Is Ad Blocking really the problem?
By: Barry Blassoples
The question keeping digital media company owners and publishers awake at night is a simple one with no apparent answer (yet). What do we do about ad blockers?
Ad blocking refers to the installation of software which prevents advertising from being displayed on a web page in order to decrease the time it takes for the page to load and, when browsing on mobile without the benefit of Wifi, saving on data costs. In fact, in markets where the frequency of ad blocking software downloads is currently highest, the chief reason cited for ad blocking is the reduction of mobile data costs.
Fewer ads means less ad revenue, and for publishers whose entire business model is built on ad sales, the problem becomes obvious. Or does it?
While some media giants have gone on the litigation offensive, threatening to sue developers of ad blocking software, others are working hard to convince their audience to allow (read: tolerate) advertising while browsing. The REAL problem, however, is conveniently ignored.
What too many site owners are far too reluctant to admit is that the real problem is that they’ve not created sufficient value for their audience, they’ve failed to develop supplementary business cases and they’ve gone too far down the “revenue optimization at all costs” rabbit hole.
In simple terms, their web properties have become bloated and messy. And without the courage to play the long game, and make changes which truly benefit the end user in spite of the short term perceived losses, our insomniac media owners are doomed to a life of sleep deprivation and caffeine addiction.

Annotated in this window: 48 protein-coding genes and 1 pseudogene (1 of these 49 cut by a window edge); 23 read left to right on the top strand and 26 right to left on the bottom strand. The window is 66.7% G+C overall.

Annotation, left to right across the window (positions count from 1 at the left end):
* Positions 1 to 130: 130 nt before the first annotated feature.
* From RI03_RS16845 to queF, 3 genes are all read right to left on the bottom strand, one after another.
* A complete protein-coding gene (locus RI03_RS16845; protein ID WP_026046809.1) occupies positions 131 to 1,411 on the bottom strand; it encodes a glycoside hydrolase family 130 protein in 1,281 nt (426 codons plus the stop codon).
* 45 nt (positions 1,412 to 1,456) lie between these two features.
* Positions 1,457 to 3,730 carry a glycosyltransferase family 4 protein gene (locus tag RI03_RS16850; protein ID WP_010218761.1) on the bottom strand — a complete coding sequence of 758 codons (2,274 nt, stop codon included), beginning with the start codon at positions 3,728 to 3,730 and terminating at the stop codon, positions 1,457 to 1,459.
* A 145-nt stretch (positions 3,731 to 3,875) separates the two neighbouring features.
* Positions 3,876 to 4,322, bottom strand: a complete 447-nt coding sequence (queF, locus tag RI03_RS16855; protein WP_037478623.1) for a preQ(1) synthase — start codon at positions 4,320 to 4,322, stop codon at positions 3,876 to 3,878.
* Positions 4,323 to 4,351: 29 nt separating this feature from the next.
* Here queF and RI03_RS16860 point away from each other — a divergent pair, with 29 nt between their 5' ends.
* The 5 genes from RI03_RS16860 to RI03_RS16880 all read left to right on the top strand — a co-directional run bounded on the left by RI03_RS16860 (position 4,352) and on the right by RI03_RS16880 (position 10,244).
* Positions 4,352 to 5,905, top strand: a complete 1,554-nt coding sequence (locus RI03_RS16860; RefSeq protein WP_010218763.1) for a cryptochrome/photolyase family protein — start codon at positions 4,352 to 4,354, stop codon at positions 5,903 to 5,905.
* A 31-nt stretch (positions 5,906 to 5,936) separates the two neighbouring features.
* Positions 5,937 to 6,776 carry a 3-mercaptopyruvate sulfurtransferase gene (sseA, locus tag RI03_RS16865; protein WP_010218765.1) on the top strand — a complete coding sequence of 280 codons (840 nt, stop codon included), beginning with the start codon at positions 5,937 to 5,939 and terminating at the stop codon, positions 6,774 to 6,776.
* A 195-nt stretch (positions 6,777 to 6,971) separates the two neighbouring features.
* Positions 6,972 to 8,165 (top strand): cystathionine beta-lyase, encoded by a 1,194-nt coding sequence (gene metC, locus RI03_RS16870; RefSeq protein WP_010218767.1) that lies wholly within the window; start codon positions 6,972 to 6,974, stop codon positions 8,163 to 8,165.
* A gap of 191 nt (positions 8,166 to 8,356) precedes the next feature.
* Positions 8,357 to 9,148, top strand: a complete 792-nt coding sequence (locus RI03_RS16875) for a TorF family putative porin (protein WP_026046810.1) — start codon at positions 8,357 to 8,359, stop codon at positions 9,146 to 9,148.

We live in an On-Demand world. We eat, travel, communicate and consume content when and how we want. Platforms like Uber, Whatsapp, Netflix and Spotify create value for their users by facilitating the delivery of what their users want, exactly when they want it. Just as increased connectivity via smart devices has (for better or worse) created a world where people expect almost instant gratification, so too have these platforms transformed the way people think about their service providers.
When someone can confirm a reservation, order a taxi, let their friends know when they’ll arrive, and find a video to watch on the ride there, all in less than 90 seconds, why would anyone be okay with waiting for a page to load ads instead of the content they came to the site to see?
You may have noticed that I referred only to ads, and not irrelevant ads. While the relevance of the advertising certainly plays its part, the idea that ad blocking behaviour is driven predominantly by irrelevant advertising is a perilous one. It leads to thinking that if you just focus really hard on making ads as relevant as possible, in other words, employing as much ad tech as possible to track and target people visiting your site, you can give them a tolerable experience. In other words, they still don’t like the ads but they don’t mind them as much because the ads are at least about things they’re interested in. For too many site owners, the net result of trying to deliver more relevant ads is that they have slowed down the load times of their pages and punished their visitors by annihilating their mobile data plans.
While there may not be any silver bullet solution to the revenue hit existing publishers are facing, what is clear is that anyone who is currently developing their site or who has the chutzpah to make big changes to both their site and business model should be focusing on creating value for their audience. Real, feel-good-as-you-scroll value. Think UX design, think content, think relevance and think mobile. Please! For the love of all that is digital. Think mobile!